Sending the Right Bill to the Right People: Climate change, environmental degradation, and social vulnerabilities in Central Vietnam

    Publikation: Bidrag til tidsskriftTidsskriftartikelForskningpeer review

    Resumé

    In a range of international reports Vietnam is pointed out as among the 5 to 10 most climate-vulnerable countries, which are taking center stage in global climate change assistance and thus attracting huge amounts of foreign aid for research, mitigation, adaptation, disaster management, etc. However, for various reasons relating to global and domestic politics, climate change adaptation and mitigation in Vietnam are separating from general environmental management, while at the same time failing to address social inequality. From a global justice perspective this may seem irrelevant but when the resulting technocratic approaches are applied to aid programs, addressing climate change as an autonomous field, the problems on the ground become distorted. Based on field studies in central Vietnam, the paper argues that fragmented approaches risk missing the target of helping the most vulnerable population groups, while ignoring the structural and environmental issues, which in many cases constitute more immediate threats to their livelihoods.
    OriginalsprogEngelsk
    TidsskriftWeather, Climate, and Society
    Vol/bind4
    Udgave nummer4
    Sider (fra-til)250-262
    Antal sider13
    ISSN1948-8327
    DOI
    StatusUdgivet - 2012

    Citer dette

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    title = "Sending the Right Bill to the Right People: Climate change, environmental degradation, and social vulnerabilities in Central Vietnam",
    abstract = "In a range of international reports Vietnam is pointed out as among the 5 to 10 most climate-vulnerable countries, which are taking center stage in global climate change assistance and thus attracting huge amounts of foreign aid for research, mitigation, adaptation, disaster management, etc. However, for various reasons relating to global and domestic politics, climate change adaptation and mitigation in Vietnam are separating from general environmental management, while at the same time failing to address social inequality. From a global justice perspective this may seem irrelevant but when the resulting technocratic approaches are applied to aid programs, addressing climate change as an autonomous field, the problems on the ground become distorted. Based on field studies in central Vietnam, the paper argues that fragmented approaches risk missing the target of helping the most vulnerable population groups, while ignoring the structural and environmental issues, which in many cases constitute more immediate threats to their livelihoods.",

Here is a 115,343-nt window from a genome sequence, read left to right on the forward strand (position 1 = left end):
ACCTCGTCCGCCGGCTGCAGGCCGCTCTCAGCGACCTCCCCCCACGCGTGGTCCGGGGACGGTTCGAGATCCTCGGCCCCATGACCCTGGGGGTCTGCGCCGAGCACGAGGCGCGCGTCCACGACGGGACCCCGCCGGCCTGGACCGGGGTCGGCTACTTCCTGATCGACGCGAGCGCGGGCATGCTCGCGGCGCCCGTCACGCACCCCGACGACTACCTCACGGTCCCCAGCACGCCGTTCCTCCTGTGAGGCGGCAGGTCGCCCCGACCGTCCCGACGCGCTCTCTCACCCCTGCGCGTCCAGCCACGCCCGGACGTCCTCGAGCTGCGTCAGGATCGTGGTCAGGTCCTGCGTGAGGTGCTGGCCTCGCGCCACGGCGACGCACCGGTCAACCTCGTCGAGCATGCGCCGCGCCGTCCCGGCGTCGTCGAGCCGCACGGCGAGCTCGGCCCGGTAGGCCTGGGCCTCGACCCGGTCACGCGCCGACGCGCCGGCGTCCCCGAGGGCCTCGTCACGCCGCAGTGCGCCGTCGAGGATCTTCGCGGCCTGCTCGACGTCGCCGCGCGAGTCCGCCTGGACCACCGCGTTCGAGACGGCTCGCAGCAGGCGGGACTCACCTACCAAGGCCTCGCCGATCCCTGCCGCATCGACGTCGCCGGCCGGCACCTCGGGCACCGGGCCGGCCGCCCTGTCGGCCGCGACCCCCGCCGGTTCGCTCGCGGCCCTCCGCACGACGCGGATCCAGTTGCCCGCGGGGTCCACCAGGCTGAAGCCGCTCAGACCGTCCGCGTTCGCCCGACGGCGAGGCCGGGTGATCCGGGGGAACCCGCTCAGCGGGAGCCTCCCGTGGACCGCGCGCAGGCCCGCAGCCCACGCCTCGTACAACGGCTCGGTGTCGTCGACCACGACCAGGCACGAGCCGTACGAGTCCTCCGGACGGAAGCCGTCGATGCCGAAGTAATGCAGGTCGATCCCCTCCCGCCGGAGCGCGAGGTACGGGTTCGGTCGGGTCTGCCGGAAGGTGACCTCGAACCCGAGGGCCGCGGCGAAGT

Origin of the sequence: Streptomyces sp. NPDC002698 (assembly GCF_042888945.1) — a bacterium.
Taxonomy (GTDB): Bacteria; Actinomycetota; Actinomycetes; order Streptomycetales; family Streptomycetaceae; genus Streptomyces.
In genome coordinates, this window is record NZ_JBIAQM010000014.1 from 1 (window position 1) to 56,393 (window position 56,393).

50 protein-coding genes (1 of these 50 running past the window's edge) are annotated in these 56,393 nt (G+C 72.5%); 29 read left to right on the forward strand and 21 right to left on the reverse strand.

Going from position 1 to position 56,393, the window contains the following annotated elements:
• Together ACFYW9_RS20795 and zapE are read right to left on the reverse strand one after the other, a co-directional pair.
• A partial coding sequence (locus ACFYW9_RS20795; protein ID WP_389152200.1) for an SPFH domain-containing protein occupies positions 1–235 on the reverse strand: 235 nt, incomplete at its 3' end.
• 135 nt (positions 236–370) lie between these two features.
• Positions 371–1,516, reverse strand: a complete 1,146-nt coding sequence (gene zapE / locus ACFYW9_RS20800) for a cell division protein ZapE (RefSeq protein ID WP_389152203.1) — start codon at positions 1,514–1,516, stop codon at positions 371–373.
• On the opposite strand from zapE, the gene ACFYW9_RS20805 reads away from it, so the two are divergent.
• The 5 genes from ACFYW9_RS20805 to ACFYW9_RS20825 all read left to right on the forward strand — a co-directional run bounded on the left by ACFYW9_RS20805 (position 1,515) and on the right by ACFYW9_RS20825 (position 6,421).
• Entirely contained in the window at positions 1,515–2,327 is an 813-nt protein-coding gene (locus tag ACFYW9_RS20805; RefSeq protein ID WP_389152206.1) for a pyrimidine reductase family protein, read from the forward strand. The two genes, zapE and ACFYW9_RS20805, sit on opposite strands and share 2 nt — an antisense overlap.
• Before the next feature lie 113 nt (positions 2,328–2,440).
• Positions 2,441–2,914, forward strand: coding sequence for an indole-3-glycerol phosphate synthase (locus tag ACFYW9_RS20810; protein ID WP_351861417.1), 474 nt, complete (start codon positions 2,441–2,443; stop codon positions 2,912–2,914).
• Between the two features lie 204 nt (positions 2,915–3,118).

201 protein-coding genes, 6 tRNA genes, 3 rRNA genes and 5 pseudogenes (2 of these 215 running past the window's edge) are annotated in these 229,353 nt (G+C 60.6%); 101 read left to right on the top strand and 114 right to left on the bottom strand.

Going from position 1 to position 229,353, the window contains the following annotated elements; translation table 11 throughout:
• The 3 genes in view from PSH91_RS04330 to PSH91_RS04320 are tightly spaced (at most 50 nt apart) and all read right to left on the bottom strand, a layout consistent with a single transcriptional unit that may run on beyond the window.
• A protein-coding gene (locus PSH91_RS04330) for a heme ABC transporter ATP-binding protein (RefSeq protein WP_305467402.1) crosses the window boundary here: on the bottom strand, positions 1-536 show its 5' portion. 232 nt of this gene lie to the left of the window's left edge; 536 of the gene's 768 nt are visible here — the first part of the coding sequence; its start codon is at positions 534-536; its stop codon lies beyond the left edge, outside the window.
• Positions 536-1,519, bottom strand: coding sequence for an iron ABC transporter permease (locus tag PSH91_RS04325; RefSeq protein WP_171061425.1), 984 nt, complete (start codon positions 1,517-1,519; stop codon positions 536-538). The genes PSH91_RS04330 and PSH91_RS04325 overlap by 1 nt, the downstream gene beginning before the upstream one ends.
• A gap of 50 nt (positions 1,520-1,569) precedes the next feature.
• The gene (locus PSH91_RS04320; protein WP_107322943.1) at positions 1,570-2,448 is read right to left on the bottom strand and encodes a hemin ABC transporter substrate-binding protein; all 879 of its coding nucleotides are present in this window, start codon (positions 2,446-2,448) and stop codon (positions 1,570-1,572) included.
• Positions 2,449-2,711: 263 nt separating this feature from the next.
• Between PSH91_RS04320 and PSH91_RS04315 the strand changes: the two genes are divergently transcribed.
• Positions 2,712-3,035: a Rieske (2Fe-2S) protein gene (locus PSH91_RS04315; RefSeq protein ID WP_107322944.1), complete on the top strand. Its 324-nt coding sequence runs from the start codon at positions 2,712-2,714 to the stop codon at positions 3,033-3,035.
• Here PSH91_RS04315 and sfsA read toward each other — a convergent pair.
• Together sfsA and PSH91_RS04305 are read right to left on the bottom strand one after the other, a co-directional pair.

author = "Ole Bruun",
    year = "2012",
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    }

    Sending the Right Bill to the Right People: Climate change, environmental degradation, and social vulnerabilities in Central Vietnam. / Bruun, Ole.

    I: Weather, Climate, and Society, Bind 4, Nr. 4, 2012, s. 250-262.

    Publikation: Bidrag til tidsskriftTidsskriftartikelForskningpeer review

    TY - JOUR

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    AB - In a range of international reports Vietnam is pointed out as among the 5 to 10 most climate-vulnerable countries, which are taking center stage in global climate change assistance and thus attracting huge amounts of foreign aid for research, mitigation, adaptation, disaster management, etc. However, for various reasons relating to global and domestic politics, climate change adaptation and mitigation in Vietnam are separating from general environmental management, while at the same time failing to address social inequality. From a global justice perspective this may seem irrelevant but when the resulting technocratic approaches are applied to aid programs, addressing climate change as an autonomous field, the problems on the ground become distorted. Based on field studies in central Vietnam, the paper argues that fragmented approaches risk missing the target of helping the most vulnerable population groups, while ignoring the structural and environmental issues, which in many cases constitute more immediate threats to their livelihoods.

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